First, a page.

When locally-named becomes nominal

Gyesik Lee, Hugo Herbelin, and SunYoung Kim

(Submitted to a special issue of JFP on dependently typed programming)


This paper introduces a representation style of variable binding using dependent types. Our representation is a variation of the Coquand-McKinna-Pollack's locally-named representation. The main characteristic of our representation is the use of dependent families in defining expressions such as terms and formulas. We also showed some hidden utility of simultaneous substitution and simultaneous renaming. Consequently, we can deal with definitions and proofs in a more compact way, among which well-formedness, provability, soundness, and completeness. In order to confirm the feasibility of our idea we made several experiments using the proof assistant Coq which supports all the functionalities we need: intentional type theory, dependent types, inductive families, and simultaneous substitution. Moreover, we could reveal a new aspect of locally-named representation style that it can be regarded as a nominal approach under the condition that proofs-as-programs is not a part of the domain of the discourse.


This work started with the observation that, in Frege's work such as Begriffsschrift and Basic Laws of Arithmetic, parameters(also called free variables) play essentially no role. And this drove us to check whether we could show the same meta-theoretic results even when we do not involve parameters to the language.
Another motivation was the observation that locally-named representation and locally nameless representation are both too permissive in defining raw terms. Some terms could not have meaning because they contain free occurrences of some local variables which are subject to be bound. It is a distinctive feature of (McKinna & Pollack 1999) that they introduced a way of avoiding appeal to such well-formedness considerations except in a very small number of places such as the definition of typing rules.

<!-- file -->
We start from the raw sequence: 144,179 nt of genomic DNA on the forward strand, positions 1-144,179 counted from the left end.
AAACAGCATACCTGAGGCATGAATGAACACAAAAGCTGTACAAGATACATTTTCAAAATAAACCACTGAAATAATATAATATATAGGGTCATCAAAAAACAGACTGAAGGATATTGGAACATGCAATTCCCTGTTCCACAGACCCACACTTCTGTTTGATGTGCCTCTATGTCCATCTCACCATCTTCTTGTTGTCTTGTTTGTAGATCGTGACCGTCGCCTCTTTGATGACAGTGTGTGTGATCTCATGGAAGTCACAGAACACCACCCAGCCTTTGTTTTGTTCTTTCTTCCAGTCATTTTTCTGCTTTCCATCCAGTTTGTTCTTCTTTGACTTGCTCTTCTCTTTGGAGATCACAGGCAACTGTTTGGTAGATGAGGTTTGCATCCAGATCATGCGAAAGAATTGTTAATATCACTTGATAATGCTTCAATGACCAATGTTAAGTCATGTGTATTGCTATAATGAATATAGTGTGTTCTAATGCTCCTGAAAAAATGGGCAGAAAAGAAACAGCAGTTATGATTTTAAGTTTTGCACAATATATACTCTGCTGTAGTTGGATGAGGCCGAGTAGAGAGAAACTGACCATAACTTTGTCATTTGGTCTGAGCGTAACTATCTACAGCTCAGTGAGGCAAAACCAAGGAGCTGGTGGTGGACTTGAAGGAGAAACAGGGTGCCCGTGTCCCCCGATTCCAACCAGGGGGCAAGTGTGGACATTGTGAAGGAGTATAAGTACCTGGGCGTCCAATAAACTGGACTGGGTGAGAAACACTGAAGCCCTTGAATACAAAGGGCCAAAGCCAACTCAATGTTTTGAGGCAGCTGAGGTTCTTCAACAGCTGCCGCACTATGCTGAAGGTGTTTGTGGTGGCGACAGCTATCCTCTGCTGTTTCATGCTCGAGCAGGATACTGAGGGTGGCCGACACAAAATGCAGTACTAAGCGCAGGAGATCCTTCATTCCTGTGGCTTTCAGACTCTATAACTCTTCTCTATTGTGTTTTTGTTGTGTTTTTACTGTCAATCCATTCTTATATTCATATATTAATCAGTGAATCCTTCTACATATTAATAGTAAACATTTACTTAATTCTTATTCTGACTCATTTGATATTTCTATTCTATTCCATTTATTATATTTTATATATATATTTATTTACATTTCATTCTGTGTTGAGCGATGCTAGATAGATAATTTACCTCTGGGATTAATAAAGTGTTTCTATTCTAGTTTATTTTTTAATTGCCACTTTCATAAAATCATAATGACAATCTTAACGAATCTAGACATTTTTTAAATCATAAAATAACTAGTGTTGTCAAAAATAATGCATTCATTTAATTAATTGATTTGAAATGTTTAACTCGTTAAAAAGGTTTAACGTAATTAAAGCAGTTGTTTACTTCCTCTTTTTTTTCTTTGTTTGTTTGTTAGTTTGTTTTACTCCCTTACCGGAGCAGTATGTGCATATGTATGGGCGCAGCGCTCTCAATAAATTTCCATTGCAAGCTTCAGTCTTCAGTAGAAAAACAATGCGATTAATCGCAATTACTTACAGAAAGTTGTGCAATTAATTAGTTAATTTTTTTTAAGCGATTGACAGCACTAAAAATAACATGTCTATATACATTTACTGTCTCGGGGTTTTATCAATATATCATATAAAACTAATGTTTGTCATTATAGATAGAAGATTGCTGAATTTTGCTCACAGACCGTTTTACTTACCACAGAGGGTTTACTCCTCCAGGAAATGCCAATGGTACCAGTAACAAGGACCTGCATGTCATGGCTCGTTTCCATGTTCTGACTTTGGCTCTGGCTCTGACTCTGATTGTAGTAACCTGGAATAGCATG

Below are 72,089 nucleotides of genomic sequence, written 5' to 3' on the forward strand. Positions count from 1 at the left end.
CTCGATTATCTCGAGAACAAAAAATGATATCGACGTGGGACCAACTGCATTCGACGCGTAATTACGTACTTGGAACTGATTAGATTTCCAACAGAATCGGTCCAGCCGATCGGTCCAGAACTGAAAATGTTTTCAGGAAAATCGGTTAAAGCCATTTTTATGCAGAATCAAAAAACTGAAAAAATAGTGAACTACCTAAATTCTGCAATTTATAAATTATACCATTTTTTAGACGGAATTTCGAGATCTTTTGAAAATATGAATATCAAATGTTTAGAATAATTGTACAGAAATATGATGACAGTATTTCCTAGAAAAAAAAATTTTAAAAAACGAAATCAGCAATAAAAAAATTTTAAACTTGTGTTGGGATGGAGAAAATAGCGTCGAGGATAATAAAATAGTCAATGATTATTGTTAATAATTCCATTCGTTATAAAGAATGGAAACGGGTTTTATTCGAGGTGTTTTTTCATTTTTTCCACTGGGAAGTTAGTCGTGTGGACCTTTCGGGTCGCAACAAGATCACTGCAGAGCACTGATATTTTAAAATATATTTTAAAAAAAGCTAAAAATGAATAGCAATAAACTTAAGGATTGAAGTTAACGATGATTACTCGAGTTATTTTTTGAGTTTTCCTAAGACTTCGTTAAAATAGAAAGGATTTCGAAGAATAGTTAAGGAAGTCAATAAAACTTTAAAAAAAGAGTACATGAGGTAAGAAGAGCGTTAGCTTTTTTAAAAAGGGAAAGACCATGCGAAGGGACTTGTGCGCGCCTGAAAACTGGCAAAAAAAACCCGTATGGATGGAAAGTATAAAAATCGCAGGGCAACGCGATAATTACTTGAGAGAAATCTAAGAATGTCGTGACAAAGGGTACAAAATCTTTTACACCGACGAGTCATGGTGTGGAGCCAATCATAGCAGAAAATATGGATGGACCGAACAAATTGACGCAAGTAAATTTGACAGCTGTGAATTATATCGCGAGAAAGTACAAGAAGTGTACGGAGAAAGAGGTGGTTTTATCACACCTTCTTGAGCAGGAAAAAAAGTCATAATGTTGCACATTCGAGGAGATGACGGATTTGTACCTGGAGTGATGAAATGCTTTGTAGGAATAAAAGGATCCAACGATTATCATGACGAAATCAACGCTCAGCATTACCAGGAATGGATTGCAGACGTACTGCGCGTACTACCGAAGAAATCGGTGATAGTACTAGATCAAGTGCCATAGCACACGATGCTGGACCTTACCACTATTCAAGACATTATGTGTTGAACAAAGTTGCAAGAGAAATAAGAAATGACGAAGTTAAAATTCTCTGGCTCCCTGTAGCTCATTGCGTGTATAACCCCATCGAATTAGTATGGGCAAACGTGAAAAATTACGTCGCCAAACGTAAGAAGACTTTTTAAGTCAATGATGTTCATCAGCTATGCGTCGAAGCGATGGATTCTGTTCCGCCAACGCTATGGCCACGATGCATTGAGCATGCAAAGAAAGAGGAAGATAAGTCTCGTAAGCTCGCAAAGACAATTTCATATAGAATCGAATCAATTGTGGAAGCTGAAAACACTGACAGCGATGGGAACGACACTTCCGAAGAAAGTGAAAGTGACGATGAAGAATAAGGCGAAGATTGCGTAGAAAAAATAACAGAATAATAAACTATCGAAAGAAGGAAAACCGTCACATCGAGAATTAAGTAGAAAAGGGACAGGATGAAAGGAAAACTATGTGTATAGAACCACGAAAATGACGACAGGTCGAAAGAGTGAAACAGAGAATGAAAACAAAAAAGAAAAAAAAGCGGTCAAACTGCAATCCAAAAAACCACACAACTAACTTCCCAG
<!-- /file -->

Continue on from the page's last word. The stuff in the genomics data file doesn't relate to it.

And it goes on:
In order to remove the necessity of using extra syntax for well-formed terms at all, we use traces to control the information of local variables occurring in the construction of terms. Our idea is very close to that used in the typechecker example by (McBride & McKinna, 2004, Section 7) and the use in Agda of families indexed by Nat to represent well-scoped terms.
Finally, we were interested in the utility of simultaneous substitution. Although some people have already showed the importance of simultaneous substitution in formal reasoning about languages with binding, we believed that there were still some hidden properties about it. For example, there are cases where simultaneous substitution is not a choice, but a must. Moreover, simultaneous substitution can be used in saving infrastructure for a formal reasoning.


  1. When locally-named becomes nominal. Gyesik Lee, Hugo Herbelin and SunYoung Kim.
    Submitted to JFP special issue on dependently typed programming.
  2. Technical report. Gyesik Lee, Hugo Herbelin, and SunYoung Kim.
    A supplementary report on technical issues.

Library codes

  1. Trace-Based Locally-Named Representation
    1. LJT and Kripke Semantics Without Parameters:
    2. LJT and Kripke Semantics With Parameters:
  2. Coquand-McKinna-Pollak Style Locally-Named Representation
    1. LJT and Kripke Semantics Without Parameters:
    2. LJT and Kripke Semantics With Parameters:
  3. Locally Nameless Representation
    1. Soundness of Simply-typed Lambda Calculus:
Locally-Named Representation
LJT and Kripke Semantics Without Parameters Source
LJT and Kripke Semantics With Parameters Source
Locally-named Representation
LJT and Kripke Semantics Without Parameters Source
LJT and Kripke Semantics With Parameters Source
Locally Nameless
Soundness of Simply-typed Lambda Calculus Source

The proof scripts can be compiled on Coq8.4.pl6. It should also work with previous versions such as 8.4 and 8.3.

Main References

  1. Coquand, Catarina. A formalised proof of the soundness and completeness of a simply typed lambda-calculus with explicit substitutions. Higher-Order and Symbolic Computation 15(1):57-90, 2002.
  2. Herbelin, Hugo and Lee, Gyesik. Forcing-based cut-elimination for Gentzen-style intuitionistic sequent calculus. Logic, Language, Information and Computation, 16th International Workshop, Wollic 2009, LNAI 5514:209-217, 2009.
  3. Leroy, Xavier. A locally nameless solution to the POPLmark challenge. Tecnical report, 6908 (INRIA), 2007.
  4. McBride, Conor and McKinna, James. The view from the left. Journal of functional programming, 14(1):69-111, 2004.
  5. McKinna, James and Pollack, Randy. Some lambda calculus and type theory formalized. Journal of Automated Reasoning 23(3-4):373-409, 1999.
  6. Stoughton, Allen. Substitution Revisited. Theoretical computer science, 59:317-325, 1988.